by Dan Roberts
Someone once said, “No news is good news.” And, as I tend to do with most bromides, I probably nodded sagaciously in agreement. But wait . . .
What if I’m waiting for news of my lost cat? Or the end of a storm? Or of a ground breaking discovery? Is no news good news then?
A news drought predictably returns every year at this time. Where do researchers go in the summer? Surely they aren’t taking time off to go fishing. Is that fair? I don’t get time off from my visual impairment.
Maybe it has something to do with the cycle of medical conventions, which occur in the spring and fall. Researchers time their reports to coincide with those high visibility media events, leaving us to weather the drought until the next season.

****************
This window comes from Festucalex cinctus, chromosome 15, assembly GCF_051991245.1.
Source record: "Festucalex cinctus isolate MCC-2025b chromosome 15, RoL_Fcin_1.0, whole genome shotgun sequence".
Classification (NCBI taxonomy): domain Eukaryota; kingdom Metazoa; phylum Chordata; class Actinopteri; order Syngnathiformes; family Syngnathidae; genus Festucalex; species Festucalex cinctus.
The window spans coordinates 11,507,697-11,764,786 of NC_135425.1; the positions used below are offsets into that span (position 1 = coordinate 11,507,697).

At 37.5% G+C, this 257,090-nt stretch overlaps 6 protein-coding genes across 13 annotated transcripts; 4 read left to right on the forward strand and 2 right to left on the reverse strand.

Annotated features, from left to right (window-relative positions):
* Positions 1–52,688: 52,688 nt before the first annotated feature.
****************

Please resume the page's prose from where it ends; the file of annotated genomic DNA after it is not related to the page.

So how does a blog writer like me handle this? I guess I could start quoting National Enquirer. There’s always news there. Or we could all find something else to do for a little while. Like fishing.
Or, if drowning worms is against your nature, here are some other ideas for keeping busy when the news is slow:
- Listen to National Public Radio.
- Listen to a book on tape.
- While listening to that tape, do a little exercising.
- Attend a concert, a lecture, a book reading, etc.
- Start a garden (indoors or out).
- Take a class in water aerobics.
- Become active in your church or a local club.
- Record your life history for your children and grandchildren.
- Bake a cake, and invite a friend to share it with you.
- Go for a walk with a pet (yours or anyone else’s).
- Do large-print word search puzzles and crosswords.
- Do a jigsaw puzzle.
- Call someone you haven’t talked to in a long time.
- Go fishing anyway. Just let someone else bait the hook.